Category Archives: House Prices

House price inflation picks up with Luton the 2016 hotspot

A town best known for its airport, Vauxhall vans, and as the home of Bake Off winner Nadiya Hussain, was the UK’s property hotspot last year, according to the UK’s largest mortgage lender.

Luton saw house prices rise 19.4% in 2016, the Halifax said.

Annual house price inflation ticked up again last month across the UK, the lender said, with prices rising by 6.5% in the year to the end of December. Continue reading

Fears of a ‘massive’ global property price fall

Property prices have climbed to dangerous levels in several advanced economies, raising the risk of massive price falls if markets overheat, according to the Organisation for Economic Co-operation and Development (OECD).

Catherine Mann, the OECD’s chief economist, said the think-tank was monitoring “vulnerabilities in asset markets” closely amid predictions of higher inflation and the prospect of diverging monetary policies next year.

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Why a house price crash is on the cards in 2017

House price growth is a constant in many people’s minds. The idea that they could fall seems unlikely according to homeowners who have enjoyed a long period of profiting from bricks and mortar.

However, things could be about to change. Just as during the credit crunch there was a crisis of confidence in the UK economy that hurt house prices, 2017 could see fears surrounding Brexit negatively impact on them. Continue reading

The 7 most affordable places in the UK to buy a house

Getting a foot on the property ladder has always been difficult, but there are some areas of the UK where it easier than others.

The average UK house now costs eight times the average national wage. But new research, carried out by online money-saving agent eMoov, shows that there are some places where you can buy a house for as little as three times the average salary in the area. Continue reading

Designer villages where house prices are over £1 million

Who wants to be a property millionaire? As house prices continue to rocket, particularly in the commuter belt, more village residents are winning.
This year, eight villages in Essex, Surrey, Greater Manchester, Hertfordshire and Hampshire, have joined the so-called “Millionaires’ Club”, where average asking prices, recorded by Rightmove, have leapfrogged the £1 million mark.

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Oxford named the hardest place to buy a home in Britain for first time buyers

Oxford is the toughest town for first time buyers to get a foot on the UK property ladder, taking over from Brighton as the country’s premium property hotspot. Bradford & Hull, on the other hand, proved the most affordable, according to new analysis by job search engine Adzuna.co.uk.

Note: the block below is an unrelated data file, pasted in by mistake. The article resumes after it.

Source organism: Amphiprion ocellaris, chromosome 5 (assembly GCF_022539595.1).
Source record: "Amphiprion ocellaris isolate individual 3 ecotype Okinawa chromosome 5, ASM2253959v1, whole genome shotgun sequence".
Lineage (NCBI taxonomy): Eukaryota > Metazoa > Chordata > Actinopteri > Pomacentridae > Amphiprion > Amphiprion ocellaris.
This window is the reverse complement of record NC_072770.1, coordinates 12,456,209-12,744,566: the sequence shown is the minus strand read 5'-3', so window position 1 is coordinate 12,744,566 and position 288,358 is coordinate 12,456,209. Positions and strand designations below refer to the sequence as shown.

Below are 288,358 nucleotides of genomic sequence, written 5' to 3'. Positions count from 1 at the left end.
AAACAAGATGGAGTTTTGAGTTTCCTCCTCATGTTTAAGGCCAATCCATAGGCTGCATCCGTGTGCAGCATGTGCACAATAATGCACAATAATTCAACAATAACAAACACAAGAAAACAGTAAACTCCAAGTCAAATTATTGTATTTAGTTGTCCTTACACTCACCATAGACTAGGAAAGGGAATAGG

The research shows that nearly three quarters (72%) of homes in Bradford fall within financial reach for first-time buyers on average local incomes. London, High Wycombe, Reading and Brighton are amongst the most unaffordable places to purchase first properties as wages stagnate and property prices soar across Britain.  Continue reading

UK housing market dips for first time in 12 months

Interest from UK house buyers has dropped for the first time since March 2015, as uncertainty continues to affect the market, according to the latest RICS UK Residential Market Survey. 

Following the buy-to-let rush that preceded the 1 April tax rise deadline, and with continued uncertainty caused by the EU Referendum, interest from buyers dropped in April with 22% more chartered surveyors reporting a drop in demand.  Continue reading

The housing bubble is finally bursting – here’s what that means for you

Is it possible that homes are, at last, about to become more affordable? The Government announced last summer, at the Conservative party conference in Manchester, that, having won the general election, it was going to grasp the housing problem by the windpipe and sort it.
That energised Brandon Lewis, the Duracell-powered housing minister, and the Government came up with a raft of initiatives – including, most surprisingly perhaps, that investing in homes as a financial asset should be discouraged. Generation Own, rather than Generation Rent, was the aim.

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